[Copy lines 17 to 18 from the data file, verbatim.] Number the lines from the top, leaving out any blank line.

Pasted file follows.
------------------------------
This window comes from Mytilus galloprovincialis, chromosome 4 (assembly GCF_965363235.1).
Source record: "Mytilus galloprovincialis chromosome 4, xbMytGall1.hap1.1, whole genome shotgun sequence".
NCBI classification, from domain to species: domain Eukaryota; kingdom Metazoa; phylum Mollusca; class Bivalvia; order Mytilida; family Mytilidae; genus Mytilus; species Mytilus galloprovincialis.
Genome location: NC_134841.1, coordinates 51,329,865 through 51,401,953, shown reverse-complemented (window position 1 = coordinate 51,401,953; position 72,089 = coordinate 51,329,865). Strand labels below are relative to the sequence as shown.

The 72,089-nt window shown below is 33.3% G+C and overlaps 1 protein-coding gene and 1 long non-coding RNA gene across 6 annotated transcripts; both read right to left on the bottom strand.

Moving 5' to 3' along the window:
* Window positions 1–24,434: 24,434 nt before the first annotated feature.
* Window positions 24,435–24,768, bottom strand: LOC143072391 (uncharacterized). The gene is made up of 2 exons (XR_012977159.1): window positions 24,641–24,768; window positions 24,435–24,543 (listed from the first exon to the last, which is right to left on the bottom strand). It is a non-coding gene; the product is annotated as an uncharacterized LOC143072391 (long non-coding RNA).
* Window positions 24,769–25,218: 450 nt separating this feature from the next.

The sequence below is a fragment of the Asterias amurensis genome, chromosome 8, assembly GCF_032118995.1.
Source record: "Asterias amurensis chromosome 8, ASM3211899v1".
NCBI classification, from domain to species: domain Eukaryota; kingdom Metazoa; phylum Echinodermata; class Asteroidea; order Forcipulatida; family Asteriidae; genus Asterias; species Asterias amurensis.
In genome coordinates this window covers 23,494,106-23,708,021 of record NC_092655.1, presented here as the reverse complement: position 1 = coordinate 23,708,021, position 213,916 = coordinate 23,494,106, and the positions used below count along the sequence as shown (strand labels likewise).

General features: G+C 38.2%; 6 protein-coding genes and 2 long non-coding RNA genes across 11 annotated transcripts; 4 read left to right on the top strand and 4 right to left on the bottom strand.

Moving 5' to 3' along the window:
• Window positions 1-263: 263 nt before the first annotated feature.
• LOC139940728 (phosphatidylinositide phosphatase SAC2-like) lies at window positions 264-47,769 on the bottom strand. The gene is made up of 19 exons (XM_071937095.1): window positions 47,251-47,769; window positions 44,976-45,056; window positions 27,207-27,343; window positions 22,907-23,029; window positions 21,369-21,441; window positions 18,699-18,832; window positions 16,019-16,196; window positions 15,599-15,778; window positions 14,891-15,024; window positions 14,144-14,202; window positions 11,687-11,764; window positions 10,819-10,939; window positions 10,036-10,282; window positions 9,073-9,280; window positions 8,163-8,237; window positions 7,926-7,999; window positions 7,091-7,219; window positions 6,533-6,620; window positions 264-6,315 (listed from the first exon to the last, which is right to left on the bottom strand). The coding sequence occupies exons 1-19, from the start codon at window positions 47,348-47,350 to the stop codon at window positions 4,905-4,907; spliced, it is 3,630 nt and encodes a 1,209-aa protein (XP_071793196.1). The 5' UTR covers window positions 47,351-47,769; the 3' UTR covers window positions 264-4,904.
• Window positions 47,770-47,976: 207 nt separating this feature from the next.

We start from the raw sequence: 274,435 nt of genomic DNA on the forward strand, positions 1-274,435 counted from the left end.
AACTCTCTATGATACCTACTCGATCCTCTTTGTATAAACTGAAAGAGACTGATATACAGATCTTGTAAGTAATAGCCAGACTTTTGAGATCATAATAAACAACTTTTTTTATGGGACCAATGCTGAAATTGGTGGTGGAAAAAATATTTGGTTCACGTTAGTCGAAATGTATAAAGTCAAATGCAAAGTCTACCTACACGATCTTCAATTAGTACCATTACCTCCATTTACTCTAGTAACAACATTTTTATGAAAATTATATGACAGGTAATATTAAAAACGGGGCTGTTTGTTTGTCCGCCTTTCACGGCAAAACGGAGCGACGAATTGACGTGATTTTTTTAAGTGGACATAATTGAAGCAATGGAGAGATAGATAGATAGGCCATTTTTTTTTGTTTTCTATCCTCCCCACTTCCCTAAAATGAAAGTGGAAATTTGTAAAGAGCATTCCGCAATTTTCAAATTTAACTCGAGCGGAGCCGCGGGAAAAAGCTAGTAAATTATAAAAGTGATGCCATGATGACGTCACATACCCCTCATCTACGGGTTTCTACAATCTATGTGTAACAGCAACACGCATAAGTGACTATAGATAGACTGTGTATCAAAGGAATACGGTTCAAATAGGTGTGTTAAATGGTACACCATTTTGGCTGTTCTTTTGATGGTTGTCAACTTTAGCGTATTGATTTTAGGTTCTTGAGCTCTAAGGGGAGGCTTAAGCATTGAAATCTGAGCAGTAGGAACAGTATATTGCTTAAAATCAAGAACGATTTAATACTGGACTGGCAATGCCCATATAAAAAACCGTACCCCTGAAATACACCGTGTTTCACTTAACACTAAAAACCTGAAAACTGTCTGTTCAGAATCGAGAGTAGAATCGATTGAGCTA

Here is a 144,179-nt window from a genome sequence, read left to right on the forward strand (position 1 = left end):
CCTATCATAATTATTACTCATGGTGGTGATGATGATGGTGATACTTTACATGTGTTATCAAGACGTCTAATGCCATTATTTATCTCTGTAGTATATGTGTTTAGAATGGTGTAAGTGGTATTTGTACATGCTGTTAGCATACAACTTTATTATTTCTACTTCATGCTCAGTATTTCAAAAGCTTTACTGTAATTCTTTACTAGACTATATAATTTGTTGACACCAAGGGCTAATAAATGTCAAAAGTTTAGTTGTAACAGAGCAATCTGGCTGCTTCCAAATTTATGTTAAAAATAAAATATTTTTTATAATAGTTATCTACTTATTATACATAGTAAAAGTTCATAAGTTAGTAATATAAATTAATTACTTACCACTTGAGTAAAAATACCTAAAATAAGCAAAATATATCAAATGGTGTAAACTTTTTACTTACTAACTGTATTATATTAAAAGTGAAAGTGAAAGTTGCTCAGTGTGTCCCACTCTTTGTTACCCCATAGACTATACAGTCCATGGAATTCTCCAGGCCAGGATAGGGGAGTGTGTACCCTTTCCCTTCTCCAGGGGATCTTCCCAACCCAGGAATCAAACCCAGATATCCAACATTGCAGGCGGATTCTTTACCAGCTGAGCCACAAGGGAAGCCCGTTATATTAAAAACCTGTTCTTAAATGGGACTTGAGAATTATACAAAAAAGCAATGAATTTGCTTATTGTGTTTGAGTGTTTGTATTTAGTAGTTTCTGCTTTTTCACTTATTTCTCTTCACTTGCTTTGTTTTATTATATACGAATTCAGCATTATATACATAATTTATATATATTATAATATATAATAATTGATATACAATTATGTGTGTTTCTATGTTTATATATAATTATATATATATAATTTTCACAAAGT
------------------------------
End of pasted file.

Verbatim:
• LOC139940728 (phosphatidylinositide phosphatase SAC2-like) lies at window positions 264-47,769 on the bottom strand. The gene is made up of 19 exons (XM_071937095.1): window positions 47,251-47,769; window positions 44,976-45,056; window positions 27,207-27,343; window positions 22,907-23,029; window positions 21,369-21,441; window positions 18,699-18,832; window positions 16,019-16,196; window positions 15,599-15,778; window positions 14,891-15,024; window positions 14,144-14,202; window positions 11,687-11,764; window positions 10,819-10,939; window positions 10,036-10,282; window positions 9,073-9,280; window positions 8,163-8,237; window positions 7,926-7,999; window positions 7,091-7,219; window positions 6,533-6,620; window positions 264-6,315 (listed from the first exon to the last, which is right to left on the bottom strand). The coding sequence occupies exons 1-19, from the start codon at window positions 47,348-47,350 to the stop codon at window positions 4,905-4,907; spliced, it is 3,630 nt and encodes a 1,209-aa protein (XP_071793196.1). The 5' UTR covers window positions 47,351-47,769; the 3' UTR covers window positions 264-4,904.
• Window positions 47,770-47,976: 207 nt separating this feature from the next.